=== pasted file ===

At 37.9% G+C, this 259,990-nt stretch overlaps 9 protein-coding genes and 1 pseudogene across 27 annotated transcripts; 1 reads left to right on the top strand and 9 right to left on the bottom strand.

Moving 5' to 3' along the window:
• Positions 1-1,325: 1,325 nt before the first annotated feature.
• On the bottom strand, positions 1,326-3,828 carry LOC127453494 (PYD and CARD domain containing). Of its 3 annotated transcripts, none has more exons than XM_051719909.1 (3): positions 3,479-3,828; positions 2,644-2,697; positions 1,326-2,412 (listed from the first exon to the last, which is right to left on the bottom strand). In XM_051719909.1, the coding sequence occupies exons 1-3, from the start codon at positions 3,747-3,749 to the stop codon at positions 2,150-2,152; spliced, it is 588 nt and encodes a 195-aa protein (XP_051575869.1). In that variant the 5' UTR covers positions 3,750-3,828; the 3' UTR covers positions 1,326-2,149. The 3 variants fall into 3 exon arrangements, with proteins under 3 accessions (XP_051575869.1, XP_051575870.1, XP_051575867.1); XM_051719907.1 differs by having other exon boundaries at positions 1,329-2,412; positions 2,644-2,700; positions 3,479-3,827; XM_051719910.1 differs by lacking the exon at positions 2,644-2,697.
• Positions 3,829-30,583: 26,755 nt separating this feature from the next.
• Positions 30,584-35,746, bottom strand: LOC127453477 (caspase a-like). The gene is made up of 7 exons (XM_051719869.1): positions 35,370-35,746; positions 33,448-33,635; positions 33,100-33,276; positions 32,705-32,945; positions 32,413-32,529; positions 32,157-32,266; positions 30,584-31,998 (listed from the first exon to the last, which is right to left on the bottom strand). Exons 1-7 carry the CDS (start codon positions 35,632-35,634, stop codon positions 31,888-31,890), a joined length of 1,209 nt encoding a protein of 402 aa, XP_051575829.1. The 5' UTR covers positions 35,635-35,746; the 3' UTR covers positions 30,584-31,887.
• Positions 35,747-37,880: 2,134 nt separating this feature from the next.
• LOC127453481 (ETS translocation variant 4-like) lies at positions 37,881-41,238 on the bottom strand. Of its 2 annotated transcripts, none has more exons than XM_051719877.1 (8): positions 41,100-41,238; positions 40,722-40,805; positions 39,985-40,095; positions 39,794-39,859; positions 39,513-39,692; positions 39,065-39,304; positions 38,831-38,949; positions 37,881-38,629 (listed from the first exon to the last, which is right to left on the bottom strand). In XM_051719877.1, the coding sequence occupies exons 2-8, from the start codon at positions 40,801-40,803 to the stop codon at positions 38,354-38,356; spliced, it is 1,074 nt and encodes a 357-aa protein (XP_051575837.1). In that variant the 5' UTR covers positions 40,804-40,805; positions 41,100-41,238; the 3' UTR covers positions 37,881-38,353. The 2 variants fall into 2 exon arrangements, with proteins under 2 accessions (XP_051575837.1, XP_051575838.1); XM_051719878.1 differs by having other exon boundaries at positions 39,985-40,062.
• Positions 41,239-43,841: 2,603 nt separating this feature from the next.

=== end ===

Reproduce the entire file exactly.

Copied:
At 37.9% G+C, this 259,990-nt stretch overlaps 9 protein-coding genes and 1 pseudogene across 27 annotated transcripts; 1 reads left to right on the top strand and 9 right to left on the bottom strand.

Moving 5' to 3' along the window:
• Positions 1-1,325: 1,325 nt before the first annotated feature.
• On the bottom strand, positions 1,326-3,828 carry LOC127453494 (PYD and CARD domain containing). Of its 3 annotated transcripts, none has more exons than XM_051719909.1 (3): positions 3,479-3,828; positions 2,644-2,697; positions 1,326-2,412 (listed from the first exon to the last, which is right to left on the bottom strand). In XM_051719909.1, the coding sequence occupies exons 1-3, from the start codon at positions 3,747-3,749 to the stop codon at positions 2,150-2,152; spliced, it is 588 nt and encodes a 195-aa protein (XP_051575869.1). In that variant the 5' UTR covers positions 3,750-3,828; the 3' UTR covers positions 1,326-2,149. The 3 variants fall into 3 exon arrangements, with proteins under 3 accessions (XP_051575869.1, XP_051575870.1, XP_051575867.1); XM_051719907.1 differs by having other exon boundaries at positions 1,329-2,412; positions 2,644-2,700; positions 3,479-3,827; XM_051719910.1 differs by lacking the exon at positions 2,644-2,697.
• Positions 3,829-30,583: 26,755 nt separating this feature from the next.
• Positions 30,584-35,746, bottom strand: LOC127453477 (caspase a-like). The gene is made up of 7 exons (XM_051719869.1): positions 35,370-35,746; positions 33,448-33,635; positions 33,100-33,276; positions 32,705-32,945; positions 32,413-32,529; positions 32,157-32,266; positions 30,584-31,998 (listed from the first exon to the last, which is right to left on the bottom strand). Exons 1-7 carry the CDS (start codon positions 35,632-35,634, stop codon positions 31,888-31,890), a joined length of 1,209 nt encoding a protein of 402 aa, XP_051575829.1. The 5' UTR covers positions 35,635-35,746; the 3' UTR covers positions 30,584-31,887.
• Positions 35,747-37,880: 2,134 nt separating this feature from the next.
• LOC127453481 (ETS translocation variant 4-like) lies at positions 37,881-41,238 on the bottom strand. Of its 2 annotated transcripts, none has more exons than XM_051719877.1 (8): positions 41,100-41,238; positions 40,722-40,805; positions 39,985-40,095; positions 39,794-39,859; positions 39,513-39,692; positions 39,065-39,304; positions 38,831-38,949; positions 37,881-38,629 (listed from the first exon to the last, which is right to left on the bottom strand). In XM_051719877.1, the coding sequence occupies exons 2-8, from the start codon at positions 40,801-40,803 to the stop codon at positions 38,354-38,356; spliced, it is 1,074 nt and encodes a 357-aa protein (XP_051575837.1). In that variant the 5' UTR covers positions 40,804-40,805; positions 41,100-41,238; the 3' UTR covers positions 37,881-38,353. The 2 variants fall into 2 exon arrangements, with proteins under 2 accessions (XP_051575837.1, XP_051575838.1); XM_051719878.1 differs by having other exon boundaries at positions 39,985-40,062.
• Positions 41,239-43,841: 2,603 nt separating this feature from the next.